Catwoman #39 gives Selina Kyle a fresh start back in Gotham City courtesy of Tini Howard and Nico Leon. Howard’s script throws a lot at the reader in this first issue as she carves a new path for Selina in Gotham, while Leon’s art strays from the noir influences of the previous run in favor of a glossy, more provocative view on Selina’s day-to-day.
First off, I found the first five pages of this issue to suffer from unclear artwork and influx of exposition. Selina is back in Gotham, that much is clear, but by page two we’re thrown into the deep end of the pool with a bevy of narration boxes as Howard attempts to quickly establish her new group of enemies. The Gotham underworld is run by four crime lords who range from a former Falcone capo to the leader of a yakuza clan. Their introduction page is clumsy, with their first panel putting one at the head of the group, which makes him look like the leader despite them being meant to be on equal footing. Introductory panels for Eiko Hasigawa (notably making a return from Genevieve Valentine’s run) and Federico Tomasso have their heads tilted away from the reader, not allowing for readers to really soak in who they are and what they look like. Subsequent pages also have their backs turned to the reader to further obfuscate them from the reader for no clear reason. Visually, it’s sloppy. Leon’s pencils are crisp but his compositions are clumsy and Tom Napolitano’s letters do their best to lead the reader’s eye in the right direction. An early two page spread has too much negative space in the middle, with shades of purple and pinks dominating the strip club setting, while every character is framed in silhouette only. This results in a page that feels blank, despite there being a lot happening on it. Selina Kyle taking on a group of mobsters in a strip club should be more thrilling than this.
The opening does abruptly end to join Selina one week earlier as we see her piece together the plan we see unfold in the previous pages. It’s a fine enough device, which allows the book to open with a bang before setting the stage. However, there’s such a large amount of caption boxes that there’s rarely time to breathe even on pages which may better be off setting a sense of atmosphere. There’s a scene where Selina meets up with Eiko, who wears an unbuttoned shirt with her underwear visible underneath, on a yacht as Selina attempts to get information out of her. Howard wisely utilizes Selina’s bisexuality and widens her romantic escapades outside of the usual (as of late) male private detectives/police detectives/vigilantes. In fact, Howard’s script is mostly interested in examining the various ways men belittle and dominate the women in their lives.
There are definitely aspects to Howard’s opening issue I find intriguing. Selina infiltrates the shady Miss Trixie’s Boarding House for Wayward Girls as a way to glean gossip from various mafioso mistresses that frequent the building. The grimy side of Gotham is a great place to examine in a Catwoman book as Selina is best able to blend into such areas. The script is effective in establishing this tension between mafiosos and their women, however some later choices seem more concerned with making a thematic point than a thrilling narrative. Selina’s new headquarters lies on the abandoned ninth floor of this shady hotel, in a room that was once “ventilated in a shoot-out”. I find it a bit of a stretch that Selina can live in an “abandoned” hotel room, but what follows next bothers me more. Selina finds herself face to face with a new potential villain/ally who belongs to a thieves’ guild of sorts and wants to recruit Selina. While there’s nothing wrong with this character at face value, it’s yet another development without much set up in a script that’s already overstuffed with new characters and unseen backstories.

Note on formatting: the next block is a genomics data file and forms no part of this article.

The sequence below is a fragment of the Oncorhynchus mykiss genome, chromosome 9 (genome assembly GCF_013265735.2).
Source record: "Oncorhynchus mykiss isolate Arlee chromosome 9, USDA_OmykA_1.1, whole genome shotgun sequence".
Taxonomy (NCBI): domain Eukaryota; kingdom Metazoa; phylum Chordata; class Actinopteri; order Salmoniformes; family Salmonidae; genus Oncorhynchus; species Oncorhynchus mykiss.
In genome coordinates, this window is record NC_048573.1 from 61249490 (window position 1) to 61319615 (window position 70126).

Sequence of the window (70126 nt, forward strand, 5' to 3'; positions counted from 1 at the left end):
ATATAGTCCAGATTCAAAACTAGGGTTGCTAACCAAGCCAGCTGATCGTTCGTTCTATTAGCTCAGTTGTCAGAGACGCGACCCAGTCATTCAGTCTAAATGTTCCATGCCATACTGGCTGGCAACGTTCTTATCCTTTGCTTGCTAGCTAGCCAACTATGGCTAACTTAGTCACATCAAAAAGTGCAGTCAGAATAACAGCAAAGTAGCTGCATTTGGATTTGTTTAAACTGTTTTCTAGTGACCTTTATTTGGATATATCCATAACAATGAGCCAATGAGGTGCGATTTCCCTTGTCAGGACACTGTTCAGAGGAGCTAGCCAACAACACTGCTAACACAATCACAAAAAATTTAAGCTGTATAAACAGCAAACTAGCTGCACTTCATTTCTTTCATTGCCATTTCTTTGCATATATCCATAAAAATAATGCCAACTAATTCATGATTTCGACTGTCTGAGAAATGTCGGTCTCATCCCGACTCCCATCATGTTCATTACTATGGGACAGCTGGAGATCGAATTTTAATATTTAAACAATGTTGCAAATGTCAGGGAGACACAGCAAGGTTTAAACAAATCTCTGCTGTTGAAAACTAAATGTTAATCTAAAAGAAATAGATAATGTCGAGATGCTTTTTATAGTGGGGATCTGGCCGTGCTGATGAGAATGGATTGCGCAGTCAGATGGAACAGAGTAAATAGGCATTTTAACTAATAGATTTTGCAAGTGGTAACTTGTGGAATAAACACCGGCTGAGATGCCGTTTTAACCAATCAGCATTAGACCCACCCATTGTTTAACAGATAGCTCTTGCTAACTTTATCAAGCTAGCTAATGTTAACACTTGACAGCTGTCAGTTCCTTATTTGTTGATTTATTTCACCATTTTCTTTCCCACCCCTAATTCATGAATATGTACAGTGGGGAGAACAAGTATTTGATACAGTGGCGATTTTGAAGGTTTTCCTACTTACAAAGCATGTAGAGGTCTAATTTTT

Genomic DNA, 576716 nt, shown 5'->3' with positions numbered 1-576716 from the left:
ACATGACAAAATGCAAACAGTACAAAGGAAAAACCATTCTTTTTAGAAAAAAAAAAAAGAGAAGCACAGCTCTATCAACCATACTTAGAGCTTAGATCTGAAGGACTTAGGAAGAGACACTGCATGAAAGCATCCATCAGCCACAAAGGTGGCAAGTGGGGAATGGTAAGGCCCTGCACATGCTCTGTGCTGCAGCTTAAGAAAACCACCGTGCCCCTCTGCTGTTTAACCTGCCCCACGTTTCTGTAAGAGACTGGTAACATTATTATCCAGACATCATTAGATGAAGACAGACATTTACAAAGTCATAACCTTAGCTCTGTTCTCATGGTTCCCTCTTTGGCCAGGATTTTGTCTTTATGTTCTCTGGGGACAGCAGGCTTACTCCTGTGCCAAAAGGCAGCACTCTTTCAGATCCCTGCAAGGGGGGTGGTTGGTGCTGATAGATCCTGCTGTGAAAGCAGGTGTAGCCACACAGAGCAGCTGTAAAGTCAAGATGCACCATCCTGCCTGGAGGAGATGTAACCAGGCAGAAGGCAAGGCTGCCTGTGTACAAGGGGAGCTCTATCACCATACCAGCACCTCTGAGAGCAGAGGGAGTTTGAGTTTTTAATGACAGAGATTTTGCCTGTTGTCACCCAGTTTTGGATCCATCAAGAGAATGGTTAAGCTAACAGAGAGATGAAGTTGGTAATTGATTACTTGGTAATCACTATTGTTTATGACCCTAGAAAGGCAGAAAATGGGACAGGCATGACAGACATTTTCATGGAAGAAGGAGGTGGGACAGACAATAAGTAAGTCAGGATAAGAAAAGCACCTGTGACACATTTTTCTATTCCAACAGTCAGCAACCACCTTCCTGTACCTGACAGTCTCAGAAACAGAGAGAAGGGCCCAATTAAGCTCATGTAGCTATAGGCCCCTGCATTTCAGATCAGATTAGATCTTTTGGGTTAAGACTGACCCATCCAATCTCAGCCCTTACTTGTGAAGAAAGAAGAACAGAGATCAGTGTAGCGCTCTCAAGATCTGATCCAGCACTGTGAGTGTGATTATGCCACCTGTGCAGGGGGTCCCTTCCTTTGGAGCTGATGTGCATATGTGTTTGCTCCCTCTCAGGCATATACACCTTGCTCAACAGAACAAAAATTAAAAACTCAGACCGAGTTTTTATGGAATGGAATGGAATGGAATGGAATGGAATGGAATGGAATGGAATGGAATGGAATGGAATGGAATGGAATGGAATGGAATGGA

Leon’s art pairs well with Bellaire’s colors, but compositions remain busy and cluttered. For example, Selina’s rooftop battle with “Valmont” never flows the way it should with most panels largely covered in dialogue bubbles and others with the silhouettes of birds that fly around them. Simply put, there’s absolutely no room for any page to breathe with either too many caption boxes, dialogue, or unnecessary visual clutter. Even Selina’s showdown against the leaders of the Gotham underworld is littered with text, which doesn’t lend itself well with the neon pink aesthetic of the club. It results in a lot of white, pink, and black on the page, and the overabundant dialogue results in the white text bubbles preventing the white background panels from delivering the necessary contrast against the pink environment. To my eye, this is a poorly constructed comic on a visual level. As the issue ends, Selina delivers yet another monologue to state her ultimate goal….power. There’s potential here in Selina’s war to clean up the Gotham underworld, but this is a shaky start.
- You prefer Selina returning to Gotham to take on its underworld.
- A more provocative take on the character doesn’t turn you away.
- Howard’s take on gender dynamics within Gotham’s seedy underbelly intrigues you.
Catwoman #39 has much on its mind as Tini Howard’s script attempts to establish Selina back in Gotham as well as starting a war between her and the city’s underground. Nico Leon’s art is competent, but most pages are cluttered and rely heavily on the dialogue to make sense of them. After Ram V and Fernando Blanco’s methodical, noir inspired run, this issue’s reliance on provocative scenarios feels like a step backward and its execution leaves much to be desired. As a fan of Howard’s previous work, I’m hopeful the series can refocus itself after this hefty introduction.
Disclaimer: DC Comics provided Batman News with a copy of this comic for the purpose of this review.